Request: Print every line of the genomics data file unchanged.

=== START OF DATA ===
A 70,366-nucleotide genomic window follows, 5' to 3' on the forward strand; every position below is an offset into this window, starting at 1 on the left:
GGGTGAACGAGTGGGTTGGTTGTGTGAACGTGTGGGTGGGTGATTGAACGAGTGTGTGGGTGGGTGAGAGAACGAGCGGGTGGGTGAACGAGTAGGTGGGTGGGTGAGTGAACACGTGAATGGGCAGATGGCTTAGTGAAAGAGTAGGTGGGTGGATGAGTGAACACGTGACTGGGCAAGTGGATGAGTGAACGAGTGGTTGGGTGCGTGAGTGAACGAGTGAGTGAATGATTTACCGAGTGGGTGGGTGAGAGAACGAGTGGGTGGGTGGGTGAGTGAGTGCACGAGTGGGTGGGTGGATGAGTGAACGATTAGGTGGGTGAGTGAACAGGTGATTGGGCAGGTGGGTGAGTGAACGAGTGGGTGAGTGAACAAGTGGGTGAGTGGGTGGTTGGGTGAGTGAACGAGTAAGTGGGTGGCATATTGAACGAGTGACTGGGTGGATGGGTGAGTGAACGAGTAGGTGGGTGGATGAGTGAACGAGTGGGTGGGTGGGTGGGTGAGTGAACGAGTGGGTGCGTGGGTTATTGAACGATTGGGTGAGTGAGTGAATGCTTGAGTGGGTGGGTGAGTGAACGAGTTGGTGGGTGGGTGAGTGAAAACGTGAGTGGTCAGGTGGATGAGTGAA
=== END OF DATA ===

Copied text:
A 70,366-nucleotide genomic window follows, 5' to 3' on the forward strand; every position below is an offset into this window, starting at 1 on the left:
GGGTGAACGAGTGGGTTGGTTGTGTGAACGTGTGGGTGGGTGATTGAACGAGTGTGTGGGTGGGTGAGAGAACGAGCGGGTGGGTGAACGAGTAGGTGGGTGGGTGAGTGAACACGTGAATGGGCAGATGGCTTAGTGAAAGAGTAGGTGGGTGGATGAGTGAACACGTGACTGGGCAAGTGGATGAGTGAACGAGTGGTTGGGTGCGTGAGTGAACGAGTGAGTGAATGATTTACCGAGTGGGTGGGTGAGAGAACGAGTGGGTGGGTGGGTGAGTGAGTGCACGAGTGGGTGGGTGGATGAGTGAACGATTAGGTGGGTGAGTGAACAGGTGATTGGGCAGGTGGGTGAGTGAACGAGTGGGTGAGTGAACAAGTGGGTGAGTGGGTGGTTGGGTGAGTGAACGAGTAAGTGGGTGGCATATTGAACGAGTGACTGGGTGGATGGGTGAGTGAACGAGTAGGTGGGTGGATGAGTGAACGAGTGGGTGGGTGGGTGGGTGAGTGAACGAGTGGGTGCGTGGGTTATTGAACGATTGGGTGAGTGAGTGAATGCTTGAGTGGGTGGGTGAGTGAACGAGTTGGTGGGTGGGTGAGTGAAAACGTGAGTGGTCAGGTGGATGAGTGAA